| Science fiction. Fantasy. The universe. And related subjects.

Finding the Cozy Spaces and Fantastical Architecture of SFF

“In a hole in the ground there lived a hobbit. Not a nasty, dirty, wet hole, filled with the ends of worms and an oozy smell, nor yet a dry, bare, sandy hole with nothing in it to sit down on or to eat: it was a hobbit-hole, and that means comfort.”

How many of us can recite this line from memory? I admit, I get tripped up in the details, but the first sentence is gold, and the image it conjures up is even better. For me, it’s one part Peter Jackson, one part Rankin/Bass, one part the way I imagined a hobbit-hole before I’d seen any movies. Tidy. Cozy. Warm. Wood-lined. Part of a tree, part of the earth, close to all the things I cared so fiercely about when I was a small kid hearing The Hobbit read aloud for the first time.

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Wrath Becomes Her by Aden Polydoros: Golems vs. Nazis in War-Torn Lithuania

I feel the last few years have seen a flourishing in fantasy novels that explicitly centre the Jewish experience in European history. Or perhaps it’s just that I’m encountering them more in the scattershot sampling of fantasy that I read. Either way, Wrath Becomes Her by Aden Polydoros (The City Beautiful, Bone Weaver) is a book concerned with Jewishness and survival in the face of hostility. It’s also a book that speaks strikingly to queer themes.

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Enough Story to Pull You Under: Curious Tides by Pascale Lacelle

The magic system in Pascale Lacelle’s debut YA novel, Curious Tides, is so perfect, so logical (in a certain kind of magical way), that I’m a little bit shocked I haven’t encountered it before. In Lacelle’s world, people have magical powers that are determined by the phase the moon is in when they’re born. Each phase has a quartet of possible abilities that are shaped by the tides.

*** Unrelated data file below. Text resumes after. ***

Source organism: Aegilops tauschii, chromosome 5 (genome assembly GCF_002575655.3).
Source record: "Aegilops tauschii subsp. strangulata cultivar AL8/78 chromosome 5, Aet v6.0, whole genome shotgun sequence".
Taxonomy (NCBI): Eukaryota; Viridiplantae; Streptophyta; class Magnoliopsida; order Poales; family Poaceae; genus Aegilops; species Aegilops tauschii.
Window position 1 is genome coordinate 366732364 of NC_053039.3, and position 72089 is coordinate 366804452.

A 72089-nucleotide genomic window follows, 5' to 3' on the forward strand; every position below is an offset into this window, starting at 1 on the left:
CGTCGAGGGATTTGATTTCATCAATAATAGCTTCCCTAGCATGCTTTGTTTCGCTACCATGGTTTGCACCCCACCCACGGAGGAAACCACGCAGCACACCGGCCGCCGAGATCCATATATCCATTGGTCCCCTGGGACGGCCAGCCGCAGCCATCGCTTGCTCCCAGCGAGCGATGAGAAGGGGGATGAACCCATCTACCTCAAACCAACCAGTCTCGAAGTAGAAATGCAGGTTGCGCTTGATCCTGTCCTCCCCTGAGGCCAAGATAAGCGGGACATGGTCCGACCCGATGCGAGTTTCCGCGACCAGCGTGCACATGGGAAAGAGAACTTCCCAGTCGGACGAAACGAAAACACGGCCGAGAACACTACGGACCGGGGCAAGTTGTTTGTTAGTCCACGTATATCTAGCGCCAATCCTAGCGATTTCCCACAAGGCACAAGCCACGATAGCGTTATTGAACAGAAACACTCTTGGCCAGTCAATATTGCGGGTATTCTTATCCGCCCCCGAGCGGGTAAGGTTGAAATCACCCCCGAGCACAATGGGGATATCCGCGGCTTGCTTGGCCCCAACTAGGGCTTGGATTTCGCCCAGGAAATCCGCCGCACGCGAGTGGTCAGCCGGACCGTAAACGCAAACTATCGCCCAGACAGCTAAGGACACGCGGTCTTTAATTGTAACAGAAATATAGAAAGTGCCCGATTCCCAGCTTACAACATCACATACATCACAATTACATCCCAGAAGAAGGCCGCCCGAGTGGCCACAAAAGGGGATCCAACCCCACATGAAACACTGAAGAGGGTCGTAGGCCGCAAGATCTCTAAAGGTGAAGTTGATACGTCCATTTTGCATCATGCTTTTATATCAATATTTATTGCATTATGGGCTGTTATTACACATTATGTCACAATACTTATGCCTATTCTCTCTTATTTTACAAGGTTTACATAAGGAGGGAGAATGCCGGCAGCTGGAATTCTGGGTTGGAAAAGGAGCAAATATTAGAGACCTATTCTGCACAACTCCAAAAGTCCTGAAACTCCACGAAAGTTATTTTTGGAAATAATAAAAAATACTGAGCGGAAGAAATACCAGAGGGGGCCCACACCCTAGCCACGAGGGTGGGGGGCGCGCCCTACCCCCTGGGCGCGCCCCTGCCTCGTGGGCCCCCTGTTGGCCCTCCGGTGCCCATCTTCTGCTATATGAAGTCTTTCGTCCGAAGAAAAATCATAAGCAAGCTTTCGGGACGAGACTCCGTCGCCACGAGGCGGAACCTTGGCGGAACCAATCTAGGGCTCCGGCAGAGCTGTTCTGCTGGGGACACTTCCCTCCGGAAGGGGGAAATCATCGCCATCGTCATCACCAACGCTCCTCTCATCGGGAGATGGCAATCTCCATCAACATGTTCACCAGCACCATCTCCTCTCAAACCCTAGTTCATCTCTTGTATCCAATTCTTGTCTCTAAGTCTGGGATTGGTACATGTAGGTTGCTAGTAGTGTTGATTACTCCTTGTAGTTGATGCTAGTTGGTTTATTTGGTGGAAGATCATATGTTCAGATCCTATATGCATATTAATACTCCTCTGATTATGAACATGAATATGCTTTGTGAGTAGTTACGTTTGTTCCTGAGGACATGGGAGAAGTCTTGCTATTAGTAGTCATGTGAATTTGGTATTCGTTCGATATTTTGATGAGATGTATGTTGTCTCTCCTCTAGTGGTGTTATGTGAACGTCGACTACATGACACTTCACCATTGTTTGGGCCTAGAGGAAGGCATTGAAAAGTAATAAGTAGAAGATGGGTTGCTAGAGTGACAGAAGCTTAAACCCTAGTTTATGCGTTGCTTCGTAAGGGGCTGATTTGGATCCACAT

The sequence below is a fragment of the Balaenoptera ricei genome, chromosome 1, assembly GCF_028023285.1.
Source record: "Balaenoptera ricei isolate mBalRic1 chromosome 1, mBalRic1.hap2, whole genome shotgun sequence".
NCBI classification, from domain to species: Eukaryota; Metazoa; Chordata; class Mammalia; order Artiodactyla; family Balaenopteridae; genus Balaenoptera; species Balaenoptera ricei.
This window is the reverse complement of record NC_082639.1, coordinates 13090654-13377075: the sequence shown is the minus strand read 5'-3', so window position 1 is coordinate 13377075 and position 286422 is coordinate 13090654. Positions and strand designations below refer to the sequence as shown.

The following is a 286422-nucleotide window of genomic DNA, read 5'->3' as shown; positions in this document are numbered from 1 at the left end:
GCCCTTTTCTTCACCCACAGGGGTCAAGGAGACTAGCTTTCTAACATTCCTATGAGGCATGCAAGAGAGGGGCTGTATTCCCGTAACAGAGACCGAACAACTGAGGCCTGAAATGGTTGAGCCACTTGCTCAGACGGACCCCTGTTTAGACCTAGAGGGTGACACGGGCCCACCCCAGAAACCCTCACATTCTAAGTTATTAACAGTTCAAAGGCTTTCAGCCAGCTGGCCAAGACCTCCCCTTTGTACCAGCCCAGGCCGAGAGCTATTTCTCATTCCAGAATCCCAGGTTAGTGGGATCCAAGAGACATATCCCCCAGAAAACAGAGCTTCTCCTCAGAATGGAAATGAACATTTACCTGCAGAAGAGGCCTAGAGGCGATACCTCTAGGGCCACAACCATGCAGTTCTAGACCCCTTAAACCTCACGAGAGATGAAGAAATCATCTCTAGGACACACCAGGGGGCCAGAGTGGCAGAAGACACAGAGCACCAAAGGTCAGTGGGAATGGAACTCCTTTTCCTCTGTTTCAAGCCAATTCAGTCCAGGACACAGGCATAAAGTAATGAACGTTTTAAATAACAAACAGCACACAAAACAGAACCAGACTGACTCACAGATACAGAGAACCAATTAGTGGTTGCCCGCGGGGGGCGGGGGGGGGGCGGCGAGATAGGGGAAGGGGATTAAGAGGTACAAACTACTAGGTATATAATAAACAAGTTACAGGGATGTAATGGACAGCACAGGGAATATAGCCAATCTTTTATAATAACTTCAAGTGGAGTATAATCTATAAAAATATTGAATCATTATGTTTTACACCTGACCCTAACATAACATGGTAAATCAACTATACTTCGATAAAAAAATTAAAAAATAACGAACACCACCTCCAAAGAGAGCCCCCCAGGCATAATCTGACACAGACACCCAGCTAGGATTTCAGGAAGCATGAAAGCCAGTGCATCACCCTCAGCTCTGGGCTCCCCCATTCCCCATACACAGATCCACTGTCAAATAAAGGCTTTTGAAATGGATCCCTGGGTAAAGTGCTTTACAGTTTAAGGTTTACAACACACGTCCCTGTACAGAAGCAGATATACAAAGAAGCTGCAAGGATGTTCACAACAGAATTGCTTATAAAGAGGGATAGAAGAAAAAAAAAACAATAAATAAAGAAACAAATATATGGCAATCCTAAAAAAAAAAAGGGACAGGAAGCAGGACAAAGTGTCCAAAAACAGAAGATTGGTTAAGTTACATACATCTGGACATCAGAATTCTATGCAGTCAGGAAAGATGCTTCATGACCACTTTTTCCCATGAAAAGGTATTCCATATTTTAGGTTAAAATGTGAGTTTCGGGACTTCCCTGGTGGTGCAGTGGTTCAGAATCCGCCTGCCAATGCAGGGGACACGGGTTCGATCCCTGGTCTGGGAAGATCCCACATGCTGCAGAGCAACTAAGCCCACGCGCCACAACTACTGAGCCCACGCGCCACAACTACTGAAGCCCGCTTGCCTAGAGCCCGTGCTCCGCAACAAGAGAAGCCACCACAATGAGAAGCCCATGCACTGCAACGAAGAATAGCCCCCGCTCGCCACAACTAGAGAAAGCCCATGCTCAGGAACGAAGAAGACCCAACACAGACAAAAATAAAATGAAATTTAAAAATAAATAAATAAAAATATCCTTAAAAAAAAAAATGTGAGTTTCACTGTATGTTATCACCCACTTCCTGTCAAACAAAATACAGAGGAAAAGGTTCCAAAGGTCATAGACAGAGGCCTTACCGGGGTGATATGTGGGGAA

The rarest—and wildest—powers of all belong to those born during an eclipse. Many people fear and hate the Eclipse-born, but that’s nothing Emory Ainsleif has to worry about, being a Healer born under the new moon. She’s totally magically unremarkable… apart from the fact that at the end of her freshman year at magic college, she inexplicably survived a secret ritual that killed eight of her classmates.

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Wheels Within Wheels: Max Gladstone’s Last Exit (Part 10)

Welcome back to Reading the Weird, in which we get girl cooties all over weird fiction, cosmic horror, and Lovecraftiana—from its historical roots through its most recent branches.

This week, we continue Max Gladstone’s Last Exit with Chapters 19-20. The novel was first published in 2022. Spoilers ahead!

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Series: Reading the Weird

The Emissary Speaks: The Autobiography of Benjamin Sisko, Edited by Derek Tyler Attico

I’ve never been bashful about my love of Star Trek: Deep Space Nine. I’ve used it to talk about the “alien-ness” of various Trek series, looked back at the DS9 young adult novels, and wrote forty-one entries on the DS9 relaunch stories that continued the crew’s adventures well past the series finale. In turn, this led to a discussion of the grand climax of the unified Trek “Litverse” with the Coda trilogy, which featured several key DS9 characters.

While we’ve seen the publication of one DS9 standalone novel—Alex White’s Revenant (2021)—and it’s not impossible that more might surface eventually, the post-Litverse focus has understandably been on supporting recent live-action and animated series, with a number of new novels and audio dramas tying in to Discovery, Picard, Strange New Worlds, and Prodigy. Despite some thoroughly pleasurable outings in these television series, none of them have so far managed to displace DS9 as my personal favorite Trek of all time. 2023 saw the launch of Star Trek: Defiant, a new comic book series issued by IDW featuring DS9 characters, but I wasn’t really expecting new DS9 prose fiction any time soon.